HealthDay News — Kidney donation is safe for a select group of older, living donors, suggest researchers.
“Given the strong associations of older age with cardiovascular disease (CVD), nephrectomy could make older donors vulnerable to death and cardiovascular events,” noted Peter P. Reese, MD, of the University of Pennsylvania in Philadelphia, and colleagues wrote in the American Journal of Transplantation.
To explore this further, Reese and team compared mortality and cardiovascular disease in older live kidney donors (aged ≥55 years) with matched (1:1) healthy older patients in the Health and Retirement Survey. Mortality was ascertained through national death registries and Medicare claims data.
From 1996 to 2006, there were 5,717 older donors in the United States, of whom 3,368 were matched to older healthy nondonors. The pairs had a mean age of 59 years, 41% were male, and 7% were black. There was no mortality difference between the pairs over a median follow-up of 7.8 years (P=0.21). The combined outcome of death/cardiovascular disease was not significantly different (P=0.70) between donors and nondonors with Medicare.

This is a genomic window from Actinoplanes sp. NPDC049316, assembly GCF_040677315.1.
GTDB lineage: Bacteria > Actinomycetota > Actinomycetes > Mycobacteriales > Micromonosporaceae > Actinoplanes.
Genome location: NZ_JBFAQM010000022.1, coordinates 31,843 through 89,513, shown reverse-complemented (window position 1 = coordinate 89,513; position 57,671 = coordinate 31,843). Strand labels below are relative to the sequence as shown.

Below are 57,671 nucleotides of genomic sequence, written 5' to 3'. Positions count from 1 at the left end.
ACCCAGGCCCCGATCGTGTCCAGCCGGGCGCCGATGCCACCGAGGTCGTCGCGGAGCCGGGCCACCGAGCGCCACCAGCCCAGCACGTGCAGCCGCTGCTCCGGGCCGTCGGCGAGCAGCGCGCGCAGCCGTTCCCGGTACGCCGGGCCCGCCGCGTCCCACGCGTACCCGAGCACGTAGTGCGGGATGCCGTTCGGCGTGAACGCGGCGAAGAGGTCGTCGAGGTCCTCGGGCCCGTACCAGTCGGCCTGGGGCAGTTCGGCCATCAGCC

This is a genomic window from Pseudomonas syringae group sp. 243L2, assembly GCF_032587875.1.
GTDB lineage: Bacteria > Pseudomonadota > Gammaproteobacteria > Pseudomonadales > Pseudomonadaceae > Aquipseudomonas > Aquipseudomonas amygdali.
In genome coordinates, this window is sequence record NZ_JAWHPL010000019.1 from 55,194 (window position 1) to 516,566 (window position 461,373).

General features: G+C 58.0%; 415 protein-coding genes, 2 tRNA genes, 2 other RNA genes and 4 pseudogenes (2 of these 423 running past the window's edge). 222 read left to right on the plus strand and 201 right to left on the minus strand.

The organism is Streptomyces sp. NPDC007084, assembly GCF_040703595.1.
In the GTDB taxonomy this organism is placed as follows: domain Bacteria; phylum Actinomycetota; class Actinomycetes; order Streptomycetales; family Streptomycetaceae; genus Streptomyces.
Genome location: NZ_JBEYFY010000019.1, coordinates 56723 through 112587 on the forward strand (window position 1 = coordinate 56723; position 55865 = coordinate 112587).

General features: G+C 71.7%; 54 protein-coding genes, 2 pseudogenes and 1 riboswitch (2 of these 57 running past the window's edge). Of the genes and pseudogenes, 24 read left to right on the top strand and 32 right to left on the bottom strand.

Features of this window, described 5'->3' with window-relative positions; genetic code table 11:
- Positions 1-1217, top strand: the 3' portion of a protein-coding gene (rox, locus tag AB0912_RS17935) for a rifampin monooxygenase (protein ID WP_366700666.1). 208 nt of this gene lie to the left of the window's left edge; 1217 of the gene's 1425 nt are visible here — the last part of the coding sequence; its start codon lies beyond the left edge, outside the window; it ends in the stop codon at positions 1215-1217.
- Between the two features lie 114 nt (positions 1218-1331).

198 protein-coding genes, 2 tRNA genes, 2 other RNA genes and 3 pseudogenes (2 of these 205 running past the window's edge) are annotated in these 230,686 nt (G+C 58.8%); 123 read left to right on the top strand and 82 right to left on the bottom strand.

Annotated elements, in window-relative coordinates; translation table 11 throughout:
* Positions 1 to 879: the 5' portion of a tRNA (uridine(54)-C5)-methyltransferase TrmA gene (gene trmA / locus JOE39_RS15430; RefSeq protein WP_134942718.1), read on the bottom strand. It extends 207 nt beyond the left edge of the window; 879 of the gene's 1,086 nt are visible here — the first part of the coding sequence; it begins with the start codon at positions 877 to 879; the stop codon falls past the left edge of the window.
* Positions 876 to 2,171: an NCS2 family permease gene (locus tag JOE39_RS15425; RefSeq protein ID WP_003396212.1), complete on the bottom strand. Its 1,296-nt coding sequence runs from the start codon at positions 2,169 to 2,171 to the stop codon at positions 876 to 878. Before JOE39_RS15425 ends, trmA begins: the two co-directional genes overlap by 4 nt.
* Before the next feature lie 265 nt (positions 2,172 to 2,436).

“In summary, carefully selected older kidney donors do not face a higher risk of death or CVD,” wrote the researchers.